The Fantastic Journey
This was the episode that stayed with me as a five-year old, as it had me hiding behind the sofa. Curious that the BBC deemed it fine for screening on daytime TV but the also-hallucinatory Funhouse was not (both are tinged with fantasy horror, eschewing the typically pedestrian science fiction plots). Needless to say, it’s not quite the terrifying experience it proved to be 35-odd years ago. But sporadically, it remains highly effective, even if the pay-off is rather weak.
I revisited this episode first, for the nostalgic reasons I mention above, so the instant recognisable aspects were the ever-splendid Roddy McDowall and Jared Martin. I didn’t realise that Carl Franklin (now best known for his directing career) played Fred or recall the resemblance of Ike Eisenmann (Scott) to an even more diminutive version of Davy Jones from The Monkees.
The departure of Lianna is explained away in a couple of bookended lines of dialogue (it seems Saylor left due to illness, married soon after and then retired from acting). So it’s just Varlan, Fred, Scott and Willaway who arrive in a crackle of energy and then have a chat with a riddle-prone horseman. At this point they still seem hopeful she will return (it will take her several days to catch up with them). No more Sil-El! Nooooo!
Varian: Fred, on the western shore the Arawak Indians told of messengers who ride from zone to zone guiding people like us to the east. And they called them the riders.
They are directed to find one of twelve keys as part of their search for Evoland (a story arc in waiting? Quick, call Damon Lindelof!) The rider tells them the stone has distinctive properties, and part of their quest for it involves an energetic pursuit of Kedryn to a not-so fun house. Kedryn (Dale Robinette) really does run like the clappers. I was expecting him to go arse over tit at any moment.
Kedryn: We’re going to have to give it up.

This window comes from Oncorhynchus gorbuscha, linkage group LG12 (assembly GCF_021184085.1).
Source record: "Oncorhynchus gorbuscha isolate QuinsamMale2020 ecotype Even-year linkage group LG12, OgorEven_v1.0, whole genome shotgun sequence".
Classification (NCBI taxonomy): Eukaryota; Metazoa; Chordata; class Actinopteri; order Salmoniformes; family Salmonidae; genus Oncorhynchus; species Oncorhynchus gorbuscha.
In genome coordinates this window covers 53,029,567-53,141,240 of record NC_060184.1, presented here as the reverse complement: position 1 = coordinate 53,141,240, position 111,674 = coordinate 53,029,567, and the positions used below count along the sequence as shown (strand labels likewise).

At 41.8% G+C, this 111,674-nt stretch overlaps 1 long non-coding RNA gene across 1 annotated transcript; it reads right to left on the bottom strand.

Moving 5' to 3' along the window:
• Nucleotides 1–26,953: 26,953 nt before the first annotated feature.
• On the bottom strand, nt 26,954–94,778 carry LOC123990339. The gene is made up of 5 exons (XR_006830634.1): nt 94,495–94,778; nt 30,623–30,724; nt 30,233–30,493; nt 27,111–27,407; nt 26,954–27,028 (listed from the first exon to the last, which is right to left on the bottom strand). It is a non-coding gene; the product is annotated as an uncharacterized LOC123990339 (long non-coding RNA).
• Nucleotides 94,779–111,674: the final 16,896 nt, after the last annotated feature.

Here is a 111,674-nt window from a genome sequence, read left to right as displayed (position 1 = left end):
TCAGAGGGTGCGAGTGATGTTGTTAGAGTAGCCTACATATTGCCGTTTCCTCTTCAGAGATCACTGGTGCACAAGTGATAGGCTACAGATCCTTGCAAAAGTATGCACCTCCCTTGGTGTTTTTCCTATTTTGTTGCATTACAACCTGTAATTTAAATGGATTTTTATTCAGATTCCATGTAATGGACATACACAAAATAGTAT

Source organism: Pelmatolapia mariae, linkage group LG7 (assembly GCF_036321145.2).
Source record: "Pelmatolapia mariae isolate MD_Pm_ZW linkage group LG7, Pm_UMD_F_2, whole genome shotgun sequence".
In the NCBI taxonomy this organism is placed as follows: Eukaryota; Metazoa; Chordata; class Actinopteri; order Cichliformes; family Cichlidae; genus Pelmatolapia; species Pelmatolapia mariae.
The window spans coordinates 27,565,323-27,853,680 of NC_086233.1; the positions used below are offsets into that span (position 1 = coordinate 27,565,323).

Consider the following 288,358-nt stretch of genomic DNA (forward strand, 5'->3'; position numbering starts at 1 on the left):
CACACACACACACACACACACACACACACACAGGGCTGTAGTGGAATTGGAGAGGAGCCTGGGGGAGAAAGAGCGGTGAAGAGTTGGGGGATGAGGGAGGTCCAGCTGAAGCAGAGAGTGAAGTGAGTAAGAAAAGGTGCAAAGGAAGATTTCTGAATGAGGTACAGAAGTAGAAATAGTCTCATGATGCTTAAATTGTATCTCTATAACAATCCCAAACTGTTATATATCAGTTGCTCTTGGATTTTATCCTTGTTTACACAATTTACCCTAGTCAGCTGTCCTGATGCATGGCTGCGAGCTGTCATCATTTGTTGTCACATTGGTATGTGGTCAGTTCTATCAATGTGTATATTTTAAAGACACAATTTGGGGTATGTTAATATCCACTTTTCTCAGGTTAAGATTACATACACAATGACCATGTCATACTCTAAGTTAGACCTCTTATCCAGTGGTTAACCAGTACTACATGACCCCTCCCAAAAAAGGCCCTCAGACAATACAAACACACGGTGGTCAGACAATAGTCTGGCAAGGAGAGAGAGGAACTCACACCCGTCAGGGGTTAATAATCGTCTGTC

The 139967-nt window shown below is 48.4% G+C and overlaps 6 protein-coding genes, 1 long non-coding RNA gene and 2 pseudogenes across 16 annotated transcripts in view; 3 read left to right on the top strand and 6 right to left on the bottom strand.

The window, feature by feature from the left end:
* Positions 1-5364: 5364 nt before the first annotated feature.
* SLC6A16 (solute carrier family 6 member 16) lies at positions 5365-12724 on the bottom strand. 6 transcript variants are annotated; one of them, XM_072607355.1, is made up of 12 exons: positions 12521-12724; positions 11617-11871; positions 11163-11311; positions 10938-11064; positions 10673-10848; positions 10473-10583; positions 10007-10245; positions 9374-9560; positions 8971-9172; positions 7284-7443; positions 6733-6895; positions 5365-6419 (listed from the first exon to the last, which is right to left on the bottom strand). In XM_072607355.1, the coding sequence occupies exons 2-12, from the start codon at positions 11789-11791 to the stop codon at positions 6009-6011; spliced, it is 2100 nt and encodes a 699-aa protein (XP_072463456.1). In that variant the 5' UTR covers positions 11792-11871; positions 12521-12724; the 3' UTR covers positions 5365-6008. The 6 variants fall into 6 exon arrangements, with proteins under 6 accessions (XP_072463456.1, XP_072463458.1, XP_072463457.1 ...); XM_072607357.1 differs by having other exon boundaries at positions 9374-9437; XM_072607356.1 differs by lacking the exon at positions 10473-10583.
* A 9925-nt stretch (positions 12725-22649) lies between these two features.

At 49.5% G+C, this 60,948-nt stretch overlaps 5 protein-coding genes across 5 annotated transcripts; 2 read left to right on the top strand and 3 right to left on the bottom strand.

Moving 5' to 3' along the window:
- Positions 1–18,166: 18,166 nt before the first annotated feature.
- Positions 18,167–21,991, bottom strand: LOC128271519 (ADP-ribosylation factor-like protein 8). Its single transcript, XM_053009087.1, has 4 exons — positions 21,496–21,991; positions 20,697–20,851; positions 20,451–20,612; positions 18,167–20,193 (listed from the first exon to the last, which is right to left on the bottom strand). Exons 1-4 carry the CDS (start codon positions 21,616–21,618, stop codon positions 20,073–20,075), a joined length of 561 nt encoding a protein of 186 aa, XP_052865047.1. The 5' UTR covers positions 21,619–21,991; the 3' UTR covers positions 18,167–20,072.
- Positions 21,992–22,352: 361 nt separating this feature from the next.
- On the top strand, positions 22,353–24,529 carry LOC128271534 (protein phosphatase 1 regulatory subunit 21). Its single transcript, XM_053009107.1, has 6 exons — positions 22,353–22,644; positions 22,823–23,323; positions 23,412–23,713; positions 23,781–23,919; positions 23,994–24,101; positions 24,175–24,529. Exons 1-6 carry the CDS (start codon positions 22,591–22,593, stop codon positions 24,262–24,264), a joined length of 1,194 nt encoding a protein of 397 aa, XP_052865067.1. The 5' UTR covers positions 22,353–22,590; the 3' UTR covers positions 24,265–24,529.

Adding to the intrigue of an already weird episode is that the motivations are commendably cryptic until the final act. The horseman speaks in riddles (hence the title) and it’s clear from the start that the keepers of the stone (held in the “Hall of Echoes”, an underground lair) don’t want to surrender it. So we assume that it is Kedryn and Krysta (Carole Demas) who are responsible for the demented haunted house happenings. They are welcoming enough to the travellers, but Kedryn isn’t keen on having them stick around for more than one night.
The episode was partly filmed in the old Bewitched house, and director David Moessinger (who would go on to work on Man from Atlantis and Buck Rogers in the 25th Century) does a good job with the contrasting versions of the set. Dust, cobwebs and decay replace pristine order. Underground, Willaway finds himself sealed in a block of ice. Later, he is trapped in a shrinking cupboard while Jared swings on a wire in a darkened sound stage. Poor Scott, caught beneath falling masonry, has a vision of a mother who no longer knows him. All of this is accompanied by suitably sinister sound effects, either choral or throbbing. Less effective is the contrast with the ‘70s California countryside that could come from any given episode of any given show (and has been a stock feature of the series).